Codebreaker Alan Turing to be face of new British banknote
Governor of the Bank of England, Mark Carney speaks, during the announcement that Second World War code-breaker Alan Turing has been selected to feature on the new 50 pound notes, at the Science and Industry Museum, in Manchester, England, Monday July 15, 2019. (Peter Byrne/PA via AP)
The Associated Press
Published Monday, July 15, 2019 7:53AM EDT
Last Updated Monday, July 15, 2019 9:25AM EDT
LONDON -- Codebreaker and computing pioneer Alan Turing has been chosen as the face of Britain's new 50 pound note, the Bank of England announced Monday.
Governor Mark Carney said Turing, who did ground-breaking work on computers and artificial intelligence, was "a giant on whose shoulders so many now stand."
During World War II Turing worked at the secret Bletchley Park code-breaking centre, where he helped crack Nazi Germany's secret codes by creating the "Turing bombe," a forerunner of modern computers. He also developed the "Turing Test" to measure artificial intelligence.
After the war he was prosecuted for homosexuality, which was then illegal, and forcibly treated with female hormones. He died at age 41 in 1954 after eating an apple laced with cyanide.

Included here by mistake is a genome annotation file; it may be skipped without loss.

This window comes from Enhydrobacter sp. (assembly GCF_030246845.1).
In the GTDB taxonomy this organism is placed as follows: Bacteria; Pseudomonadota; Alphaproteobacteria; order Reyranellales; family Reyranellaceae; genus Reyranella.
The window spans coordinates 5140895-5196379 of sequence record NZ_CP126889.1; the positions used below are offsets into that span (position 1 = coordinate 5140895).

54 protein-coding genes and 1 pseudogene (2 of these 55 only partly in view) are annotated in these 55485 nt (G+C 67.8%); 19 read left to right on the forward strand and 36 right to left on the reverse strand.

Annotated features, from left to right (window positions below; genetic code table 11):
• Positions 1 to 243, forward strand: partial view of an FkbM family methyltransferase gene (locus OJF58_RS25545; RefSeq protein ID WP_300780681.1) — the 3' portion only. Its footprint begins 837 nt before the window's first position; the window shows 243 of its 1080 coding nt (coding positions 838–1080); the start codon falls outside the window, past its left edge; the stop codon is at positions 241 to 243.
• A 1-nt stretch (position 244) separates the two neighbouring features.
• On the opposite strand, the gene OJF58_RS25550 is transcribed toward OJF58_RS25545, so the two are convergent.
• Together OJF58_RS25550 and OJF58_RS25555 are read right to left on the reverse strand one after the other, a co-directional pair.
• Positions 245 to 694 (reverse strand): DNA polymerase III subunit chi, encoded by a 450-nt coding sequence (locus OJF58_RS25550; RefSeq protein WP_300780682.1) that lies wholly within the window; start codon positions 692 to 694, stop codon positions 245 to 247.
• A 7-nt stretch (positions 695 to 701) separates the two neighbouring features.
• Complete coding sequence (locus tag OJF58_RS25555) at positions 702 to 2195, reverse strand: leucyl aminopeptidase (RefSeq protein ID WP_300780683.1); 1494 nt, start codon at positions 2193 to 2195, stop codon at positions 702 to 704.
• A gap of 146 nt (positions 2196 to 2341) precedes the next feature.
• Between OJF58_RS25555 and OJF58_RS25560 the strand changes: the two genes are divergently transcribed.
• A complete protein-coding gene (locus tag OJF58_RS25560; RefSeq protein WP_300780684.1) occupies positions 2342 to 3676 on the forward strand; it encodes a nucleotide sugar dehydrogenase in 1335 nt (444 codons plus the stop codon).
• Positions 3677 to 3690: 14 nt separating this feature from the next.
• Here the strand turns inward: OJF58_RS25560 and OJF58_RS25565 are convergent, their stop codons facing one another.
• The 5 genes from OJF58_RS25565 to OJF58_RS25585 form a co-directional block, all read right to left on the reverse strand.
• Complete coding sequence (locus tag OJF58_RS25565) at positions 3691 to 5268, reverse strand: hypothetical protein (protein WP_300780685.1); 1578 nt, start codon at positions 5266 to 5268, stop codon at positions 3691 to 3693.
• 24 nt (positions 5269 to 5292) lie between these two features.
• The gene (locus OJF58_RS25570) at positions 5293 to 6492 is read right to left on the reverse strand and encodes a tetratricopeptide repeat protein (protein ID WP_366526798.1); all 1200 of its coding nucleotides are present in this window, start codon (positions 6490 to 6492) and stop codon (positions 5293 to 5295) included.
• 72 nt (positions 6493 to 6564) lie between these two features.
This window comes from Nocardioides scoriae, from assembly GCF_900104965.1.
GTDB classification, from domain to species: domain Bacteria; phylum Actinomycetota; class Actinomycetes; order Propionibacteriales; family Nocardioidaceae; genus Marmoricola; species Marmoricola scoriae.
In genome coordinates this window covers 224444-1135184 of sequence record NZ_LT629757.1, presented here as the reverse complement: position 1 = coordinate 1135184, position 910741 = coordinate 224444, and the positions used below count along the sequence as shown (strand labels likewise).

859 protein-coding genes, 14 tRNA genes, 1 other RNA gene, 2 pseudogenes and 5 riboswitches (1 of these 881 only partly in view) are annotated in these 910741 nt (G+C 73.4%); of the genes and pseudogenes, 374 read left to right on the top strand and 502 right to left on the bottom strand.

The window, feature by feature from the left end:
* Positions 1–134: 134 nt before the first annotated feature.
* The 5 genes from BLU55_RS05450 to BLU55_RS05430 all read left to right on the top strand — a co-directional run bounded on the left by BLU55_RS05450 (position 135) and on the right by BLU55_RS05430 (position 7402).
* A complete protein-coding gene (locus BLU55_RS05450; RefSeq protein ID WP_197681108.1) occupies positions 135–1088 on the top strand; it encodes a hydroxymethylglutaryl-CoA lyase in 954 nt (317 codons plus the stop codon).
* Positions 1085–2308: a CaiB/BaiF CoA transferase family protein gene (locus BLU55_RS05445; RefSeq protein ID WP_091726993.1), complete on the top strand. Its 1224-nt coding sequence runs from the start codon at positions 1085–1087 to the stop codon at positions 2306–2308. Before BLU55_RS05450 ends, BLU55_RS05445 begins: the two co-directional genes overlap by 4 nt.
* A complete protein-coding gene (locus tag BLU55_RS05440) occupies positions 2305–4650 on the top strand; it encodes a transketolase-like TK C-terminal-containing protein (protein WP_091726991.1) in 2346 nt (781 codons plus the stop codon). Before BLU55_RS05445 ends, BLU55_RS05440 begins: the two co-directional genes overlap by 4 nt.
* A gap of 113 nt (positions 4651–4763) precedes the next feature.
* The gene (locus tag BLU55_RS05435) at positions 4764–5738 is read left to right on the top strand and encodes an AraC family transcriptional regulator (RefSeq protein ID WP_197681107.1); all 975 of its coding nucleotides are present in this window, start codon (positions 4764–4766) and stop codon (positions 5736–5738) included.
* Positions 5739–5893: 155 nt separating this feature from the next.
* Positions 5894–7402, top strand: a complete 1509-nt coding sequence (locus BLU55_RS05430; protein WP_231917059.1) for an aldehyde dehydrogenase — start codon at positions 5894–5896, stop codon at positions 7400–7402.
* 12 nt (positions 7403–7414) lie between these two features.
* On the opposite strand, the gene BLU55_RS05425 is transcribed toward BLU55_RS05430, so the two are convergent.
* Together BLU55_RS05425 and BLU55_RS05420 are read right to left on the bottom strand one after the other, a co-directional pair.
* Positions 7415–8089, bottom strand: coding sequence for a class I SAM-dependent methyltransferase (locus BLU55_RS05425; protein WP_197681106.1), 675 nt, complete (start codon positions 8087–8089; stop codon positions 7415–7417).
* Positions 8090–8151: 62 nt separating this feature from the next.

Turing received a posthumous apology from the British government in 2009, and a royal pardon in 2013.
The U.K's highest-denomination note is the last to be redesigned and switched from paper to more secure and durable polymer. The redesigned 10 pound and 20 pound notes feature author Jane Austen and artist J.M.W. Turner.
The Turing banknote will enter circulation in 2021. It includes a photo of the scientist, mathematical formulae and technical drawings, and a quote from Turing: "This is only a foretaste of what is to come, and only the shadow of what is going to be."
Former lawmaker John Leech, who led the campaign for a pardon, said he was "absolutely delighted" by the choice.
"I hope it will go some way to acknowledging his unprecedented contribution to society and science," he said.
"But more importantly I hope it will serve as a stark and rightfully painful reminder of what we lost in Turing, and what we risk when we allow that kind of hateful ideology to win."